Novice smugglers admit carrying 450lbs ganja

| 02/09/2019 | 19 Comments
Cayman News Service
RCIPS Joint Marine Unit

(CNS): Four Jamaican nationals, who have been on remand for almost one year after being charged with smuggling ganja, appeared in court for a sentencing hearing Friday, when the judge heard that none of them were experienced seamen. As the facts behind the smuggling charges were outlined for the judge, it emerged that they had all been lured into carrying the drug haul after believing they were getting work on a fishing boat.

Martin Anthony Trench, Basil Anthony Smith, Andre Junior Russell and Kendale Jerome Straumann were all charged after the RCIPS Joint Marine Unit and helicopter intercepted the canoe they were on last September 27 miles southeast of Grand Cayman.

Prosecuting counsel Kenneth Ferguson said the boat had tried to speed off when it was spotted by police officers, who saw the men throwing large packages off the boat into the sea as they tried to get away. However, they were successfully stopped and arrested, and the police recovered over 454lbs of ganja from the boat and the water.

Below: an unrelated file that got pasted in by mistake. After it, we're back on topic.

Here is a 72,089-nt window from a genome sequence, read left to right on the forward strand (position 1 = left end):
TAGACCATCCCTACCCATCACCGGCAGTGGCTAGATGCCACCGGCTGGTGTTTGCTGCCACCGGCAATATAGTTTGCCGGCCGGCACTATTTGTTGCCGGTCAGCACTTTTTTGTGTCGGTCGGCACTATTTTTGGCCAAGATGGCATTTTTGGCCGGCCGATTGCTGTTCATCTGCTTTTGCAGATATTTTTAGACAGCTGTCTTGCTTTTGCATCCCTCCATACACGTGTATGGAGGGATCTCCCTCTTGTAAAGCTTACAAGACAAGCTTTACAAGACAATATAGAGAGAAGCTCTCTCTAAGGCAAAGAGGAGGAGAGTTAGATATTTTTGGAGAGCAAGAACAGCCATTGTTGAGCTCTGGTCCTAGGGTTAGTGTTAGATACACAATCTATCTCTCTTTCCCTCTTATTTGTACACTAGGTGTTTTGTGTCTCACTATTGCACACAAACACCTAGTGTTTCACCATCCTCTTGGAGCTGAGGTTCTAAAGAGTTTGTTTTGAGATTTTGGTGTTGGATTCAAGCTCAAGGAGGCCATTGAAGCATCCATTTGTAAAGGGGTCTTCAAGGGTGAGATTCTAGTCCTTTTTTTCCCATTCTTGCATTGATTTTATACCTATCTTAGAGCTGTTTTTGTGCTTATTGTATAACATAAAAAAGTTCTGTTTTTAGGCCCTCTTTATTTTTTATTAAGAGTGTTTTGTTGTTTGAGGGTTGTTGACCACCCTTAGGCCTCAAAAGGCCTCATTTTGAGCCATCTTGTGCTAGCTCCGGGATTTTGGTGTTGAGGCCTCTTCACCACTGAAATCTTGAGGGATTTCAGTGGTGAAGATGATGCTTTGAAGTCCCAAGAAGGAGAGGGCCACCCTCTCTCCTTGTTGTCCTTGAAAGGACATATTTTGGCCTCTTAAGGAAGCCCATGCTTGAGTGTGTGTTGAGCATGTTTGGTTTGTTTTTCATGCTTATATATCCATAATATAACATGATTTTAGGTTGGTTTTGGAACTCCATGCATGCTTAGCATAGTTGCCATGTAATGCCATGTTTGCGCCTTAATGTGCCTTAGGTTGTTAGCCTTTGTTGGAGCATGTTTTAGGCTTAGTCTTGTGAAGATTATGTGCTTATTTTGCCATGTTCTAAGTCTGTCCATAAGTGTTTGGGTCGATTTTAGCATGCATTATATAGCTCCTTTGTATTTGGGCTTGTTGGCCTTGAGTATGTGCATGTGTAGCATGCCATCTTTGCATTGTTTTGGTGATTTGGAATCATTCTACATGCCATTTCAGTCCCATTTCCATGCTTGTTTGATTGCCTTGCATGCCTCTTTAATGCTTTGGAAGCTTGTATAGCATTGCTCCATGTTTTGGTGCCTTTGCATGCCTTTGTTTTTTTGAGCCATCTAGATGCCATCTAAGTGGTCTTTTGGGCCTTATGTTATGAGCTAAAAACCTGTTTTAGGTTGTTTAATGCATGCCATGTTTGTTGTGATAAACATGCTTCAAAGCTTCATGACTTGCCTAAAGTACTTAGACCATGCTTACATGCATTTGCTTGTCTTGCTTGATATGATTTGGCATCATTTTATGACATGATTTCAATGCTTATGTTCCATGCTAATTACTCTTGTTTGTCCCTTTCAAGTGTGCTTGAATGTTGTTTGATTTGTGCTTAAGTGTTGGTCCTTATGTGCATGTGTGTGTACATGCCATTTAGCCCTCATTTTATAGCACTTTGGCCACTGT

Ferguson said that during their interviews with police, the men were “completely mute and did not say a word”. However, after they had all come clean and pleaded guilty their story emerged through social enquiry reports.

Each of the men had a similar story about being recruited for work on board a fishing boat, but all of them admitted that when they arrived at the port the boat was already loaded and they realised pretty quickly what the cargo was. Having been offered $5,000 for the work and fearing they would not be able to refuse, they all opted to press ahead with the smuggling operation.